First, Kansas has passed legislature which guarantees that the abortion rate won't change, but that the rate of women who die from back-alley medical procedures will. I know this is obvious to any pro-choice advocate, but, considering how many states are adopting similar policies, I think it's important to remember how horrifying the reality of illegal abortion is.

Second, most women take responsibility for not being raped every day. We never walk home alone at night, we meet blind dates in public, we don't get shit-faced at parties where we don't know anyone. How effective these choices are is debatable, but the point is that many women's lives are shaped by thoughts of how to avoid being assaulted, sexually or otherwise.

While I would never argue that people shouldn't take reasonable precautions to protect themselves, it's important to remember that most men do not spend large portions of their lives worrying about what they can do to not be attacked. Most men also don't spend large portions of time thinking about how important getting consent from their partners is. When you consider these things along with the fact that rape survivors almost always blame themselves for their attacks, it seems like most of America agrees that women should prepare themselves for being raped, as DeGraaf suggests. In my opinion, that idea is much more horrific than any soundbite.

1 Oh wait, those are her fault too.

2 Because men and boys and trans folk don't get raped. Nope.

Wednesday, April 7, 2010

The magic is in the hole

At 10:15pm on Tuesday March 30th, my train left Emeryville, CA for Portland, OR. In addition to the beautiful landscape, I also noticed more nerds on this train than usual; passengers were reading comics, talking about javascript, and watching Battlestar Galactica on their laptops. This was not surprising, as the headquarters for Darkhorse Comics is a stone's throw away from Portland, but it was refreshing none-the-less.

On Wednesday March 31st, I explored the Portland neighborhood of Sellwood, which was a wonderful fusion of hippie and geek culture.

On Thursday April 1st, I went to Things From Another World, the comic book store owned and run by Darkhorse Comics in the neighboring town of Milwaukee, OR. Although well-stocked, browsing was made difficult by the fact that most of the comics were just like Laura Palmer; wrapped in plastic.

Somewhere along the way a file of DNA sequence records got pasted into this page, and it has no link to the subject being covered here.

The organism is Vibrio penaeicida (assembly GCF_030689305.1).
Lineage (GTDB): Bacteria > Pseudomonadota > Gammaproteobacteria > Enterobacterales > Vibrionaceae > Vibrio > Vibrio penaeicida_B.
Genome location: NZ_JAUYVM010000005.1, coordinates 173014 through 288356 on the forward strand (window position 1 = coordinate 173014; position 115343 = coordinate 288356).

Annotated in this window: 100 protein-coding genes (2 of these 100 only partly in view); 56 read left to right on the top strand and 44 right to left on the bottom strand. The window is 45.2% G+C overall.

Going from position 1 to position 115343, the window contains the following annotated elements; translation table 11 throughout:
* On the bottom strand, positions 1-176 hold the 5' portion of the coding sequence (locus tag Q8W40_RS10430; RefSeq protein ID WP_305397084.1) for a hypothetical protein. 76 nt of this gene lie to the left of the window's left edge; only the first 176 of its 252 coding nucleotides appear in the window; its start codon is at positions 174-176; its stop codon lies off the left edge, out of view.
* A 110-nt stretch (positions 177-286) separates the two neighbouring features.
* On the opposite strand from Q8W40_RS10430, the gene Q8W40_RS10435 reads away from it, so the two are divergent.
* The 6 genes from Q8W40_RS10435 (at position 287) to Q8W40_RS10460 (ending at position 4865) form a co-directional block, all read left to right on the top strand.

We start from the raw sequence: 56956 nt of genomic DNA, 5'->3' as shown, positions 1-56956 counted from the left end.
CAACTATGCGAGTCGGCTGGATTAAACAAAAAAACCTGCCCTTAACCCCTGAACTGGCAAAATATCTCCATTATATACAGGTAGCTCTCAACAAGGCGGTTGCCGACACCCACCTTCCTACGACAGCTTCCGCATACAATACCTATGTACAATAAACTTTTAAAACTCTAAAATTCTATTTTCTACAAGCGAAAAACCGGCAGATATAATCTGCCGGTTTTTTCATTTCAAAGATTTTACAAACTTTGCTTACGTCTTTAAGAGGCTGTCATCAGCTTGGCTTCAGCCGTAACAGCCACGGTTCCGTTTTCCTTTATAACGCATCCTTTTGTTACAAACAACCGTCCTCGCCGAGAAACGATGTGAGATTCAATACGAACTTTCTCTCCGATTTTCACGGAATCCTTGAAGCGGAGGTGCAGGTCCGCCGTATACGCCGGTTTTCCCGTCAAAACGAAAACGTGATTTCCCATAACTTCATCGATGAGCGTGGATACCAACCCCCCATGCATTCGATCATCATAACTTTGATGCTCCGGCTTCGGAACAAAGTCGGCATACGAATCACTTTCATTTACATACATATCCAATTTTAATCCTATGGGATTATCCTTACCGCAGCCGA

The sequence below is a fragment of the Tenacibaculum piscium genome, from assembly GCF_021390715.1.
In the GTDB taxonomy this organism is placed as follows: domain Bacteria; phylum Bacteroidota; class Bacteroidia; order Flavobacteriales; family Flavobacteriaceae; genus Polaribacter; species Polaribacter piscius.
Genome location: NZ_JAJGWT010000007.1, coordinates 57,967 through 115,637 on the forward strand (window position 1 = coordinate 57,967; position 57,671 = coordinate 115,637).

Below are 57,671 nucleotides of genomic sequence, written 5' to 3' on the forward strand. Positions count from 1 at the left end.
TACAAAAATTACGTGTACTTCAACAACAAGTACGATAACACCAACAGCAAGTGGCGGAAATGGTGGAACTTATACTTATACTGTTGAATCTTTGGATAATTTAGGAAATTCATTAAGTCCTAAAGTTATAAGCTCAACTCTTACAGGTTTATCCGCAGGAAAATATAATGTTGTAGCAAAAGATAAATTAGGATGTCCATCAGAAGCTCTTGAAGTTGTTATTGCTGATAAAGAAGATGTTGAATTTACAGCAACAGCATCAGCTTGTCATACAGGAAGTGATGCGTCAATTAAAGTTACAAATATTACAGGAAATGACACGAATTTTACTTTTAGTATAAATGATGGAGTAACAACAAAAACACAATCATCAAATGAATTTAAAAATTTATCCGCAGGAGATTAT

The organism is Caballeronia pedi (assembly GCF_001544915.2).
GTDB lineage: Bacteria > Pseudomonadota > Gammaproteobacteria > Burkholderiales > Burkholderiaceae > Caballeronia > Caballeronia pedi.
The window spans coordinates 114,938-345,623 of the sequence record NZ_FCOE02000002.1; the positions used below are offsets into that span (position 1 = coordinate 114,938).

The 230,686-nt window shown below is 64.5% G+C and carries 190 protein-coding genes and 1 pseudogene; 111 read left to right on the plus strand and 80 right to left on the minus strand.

That night, my host and I enjoyed dinner and drinks at the Muddy Rudder, a pub with live music and a friendly atmosphere which reminded me of similar establishments in Vermont. In fact, I think it was at this point that I decided that Oregon just might be the Vermont of the West Coast.

On Friday April 2nd, my host and I met some of my friends at Slappy Cakes, a diner where we drank cocktails and made pancakes on a hibachi grill.

I had a drink called Whiskey For Breakfast.

Afterward, I decided to make my way downtown in search of the highly praised Voodoo Doughnut's. In retrospect, I shouldn't have walked most the two miles between the establishments because, by the time I got there, the cold drizzle had turned into cold rain (my most hated of all weather types) and I was so grumpy and tired that I was ready to call it a night. However, it was absolutely worth it for a chance to try their Cap'n Crunch doughnut.

Pic stolen from this guy.

When I tried to go back on Saturday to get some more for my train ride, the line for Voodoo Doughnuts was out the door and down the block. While I don't think their regular glazed doughnuts are as good as Krispy Kreme's, everything else they make is head-and-shoulders above any other doughnut I've ever tried. Definitely check that place out if you're ever in Portland (or Oregon, even).

I must say, I really enjoyed everything about Portland except for the weather. Give me four feet of snow and a -30 degree windchill before cold rain any day (honestly, dampness makes me feel much colder). Aside from that, though, eating cheaply and well in one of the world's most sustainable cities was pretty awesome, especially considering how friendly and grounded most of the people were. I'll definitely visit Portland again next time I'm in the Pacific Northwest.

At 4:45pm on Saturday April 3rd, I began my 47 hour train ride from Portland, OR to Chicago, IL, but that's a story for my next post.

Thursday, April 1, 2010

I can't think of a good April Fools joke so let's just move on

I arrived in Emeryville, CA at 4:45pm on Saturday March 27th. My host and I spent my first evening in San Francisco catching up and drinking entirely too much wine. The next day, as we walked around Golden Gate Park, I discovered that the Bay Area was the perfect place to be hungover because no one else had any more energy or drive than I did.

A beach near Golden Gate Park.

The tulip garden in Golden Gate Park.

Golden Gate Park.

The Conservatory of Flowers in Golden Gate Park.

While I appreciated the reminder that the Boston/NYC attitude of "Hurry up! I've got places to be!" is needlessly stressful most of the time, something about San Francisco just didn't set right with me. I think this had to do with the fact that everyone managed to be happy and laid-back without also being friendly. Additionally, there are a crazy amount of homeless people; I assumed that there only seemed to be more than in Boston or New York City, as the warmer weather would make it very easy for homeless people to stay outside in San Francisco and therefore be more visible. Then I read the Wikipedia page on homelessness in America:
    The city of San Francisco, California, due to its mild climate and its social programs that have provided cash payments for homeless individuals, is often considered the homelessness capital of the United States. The city's homeless population has been estimated at 7,000-10,000 people, of which approximately 3,000-5,000 refuse shelter. The city spends $200 million a year on homelessness related programs. It is believed that New York, which is 10 times as large in population, has only few hundred more chronically homeless individuals.